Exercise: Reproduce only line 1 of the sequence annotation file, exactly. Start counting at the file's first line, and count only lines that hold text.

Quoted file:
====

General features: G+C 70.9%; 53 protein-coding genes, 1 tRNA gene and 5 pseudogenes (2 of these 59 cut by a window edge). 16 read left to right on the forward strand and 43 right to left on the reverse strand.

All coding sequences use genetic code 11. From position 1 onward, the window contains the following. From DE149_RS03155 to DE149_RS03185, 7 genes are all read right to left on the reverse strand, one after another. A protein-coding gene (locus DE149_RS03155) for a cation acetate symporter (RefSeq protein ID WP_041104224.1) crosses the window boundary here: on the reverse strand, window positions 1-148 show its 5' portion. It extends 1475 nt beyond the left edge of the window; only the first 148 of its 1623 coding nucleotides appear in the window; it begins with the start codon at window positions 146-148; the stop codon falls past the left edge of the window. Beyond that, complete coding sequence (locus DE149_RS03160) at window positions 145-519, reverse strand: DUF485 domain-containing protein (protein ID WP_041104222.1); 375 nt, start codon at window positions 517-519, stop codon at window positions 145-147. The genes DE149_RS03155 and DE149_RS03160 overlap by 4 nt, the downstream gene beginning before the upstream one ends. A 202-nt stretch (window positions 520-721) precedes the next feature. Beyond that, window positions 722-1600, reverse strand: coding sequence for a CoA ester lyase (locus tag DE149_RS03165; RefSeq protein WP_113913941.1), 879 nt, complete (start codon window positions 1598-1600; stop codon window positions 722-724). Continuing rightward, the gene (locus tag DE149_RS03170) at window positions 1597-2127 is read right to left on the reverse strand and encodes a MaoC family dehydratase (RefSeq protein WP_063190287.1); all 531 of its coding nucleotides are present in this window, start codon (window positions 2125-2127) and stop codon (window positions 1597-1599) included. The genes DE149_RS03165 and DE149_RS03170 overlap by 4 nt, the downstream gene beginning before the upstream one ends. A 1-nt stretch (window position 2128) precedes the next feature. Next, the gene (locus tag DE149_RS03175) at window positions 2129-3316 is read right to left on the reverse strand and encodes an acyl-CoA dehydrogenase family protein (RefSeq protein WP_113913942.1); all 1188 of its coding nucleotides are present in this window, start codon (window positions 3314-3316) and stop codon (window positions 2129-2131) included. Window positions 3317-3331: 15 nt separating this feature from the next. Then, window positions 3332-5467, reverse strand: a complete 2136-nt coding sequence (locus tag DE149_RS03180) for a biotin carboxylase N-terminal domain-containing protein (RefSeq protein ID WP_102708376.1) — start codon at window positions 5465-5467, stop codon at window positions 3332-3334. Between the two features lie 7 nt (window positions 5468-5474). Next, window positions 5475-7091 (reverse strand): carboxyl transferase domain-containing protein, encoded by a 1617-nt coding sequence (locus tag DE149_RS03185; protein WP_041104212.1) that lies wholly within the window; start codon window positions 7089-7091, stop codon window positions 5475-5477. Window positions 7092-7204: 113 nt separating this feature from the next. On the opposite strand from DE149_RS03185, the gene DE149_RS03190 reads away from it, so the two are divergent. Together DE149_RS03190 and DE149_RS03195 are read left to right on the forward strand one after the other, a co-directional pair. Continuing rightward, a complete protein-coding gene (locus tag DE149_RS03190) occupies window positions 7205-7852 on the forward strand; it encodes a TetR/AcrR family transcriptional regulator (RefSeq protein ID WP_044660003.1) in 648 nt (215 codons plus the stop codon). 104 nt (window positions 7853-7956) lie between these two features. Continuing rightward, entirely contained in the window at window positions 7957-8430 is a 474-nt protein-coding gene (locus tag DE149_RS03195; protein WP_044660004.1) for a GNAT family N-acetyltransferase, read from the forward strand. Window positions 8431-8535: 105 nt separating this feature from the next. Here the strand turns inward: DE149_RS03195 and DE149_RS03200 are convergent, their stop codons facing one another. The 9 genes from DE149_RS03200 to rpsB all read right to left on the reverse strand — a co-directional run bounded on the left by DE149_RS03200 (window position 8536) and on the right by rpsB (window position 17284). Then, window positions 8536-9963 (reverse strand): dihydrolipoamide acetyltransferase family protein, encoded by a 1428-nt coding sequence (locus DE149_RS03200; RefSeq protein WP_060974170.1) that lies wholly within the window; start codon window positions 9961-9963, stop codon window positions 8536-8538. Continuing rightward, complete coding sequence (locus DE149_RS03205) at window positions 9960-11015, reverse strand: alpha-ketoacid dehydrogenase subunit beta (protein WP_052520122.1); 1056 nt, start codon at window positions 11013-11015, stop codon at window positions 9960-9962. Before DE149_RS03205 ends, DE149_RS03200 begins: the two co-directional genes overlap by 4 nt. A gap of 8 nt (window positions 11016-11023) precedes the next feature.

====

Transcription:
General features: G+C 70.9%; 53 protein-coding genes, 1 tRNA gene and 5 pseudogenes (2 of these 59 cut by a window edge). 16 read left to right on the forward strand and 43 right to left on the reverse strand.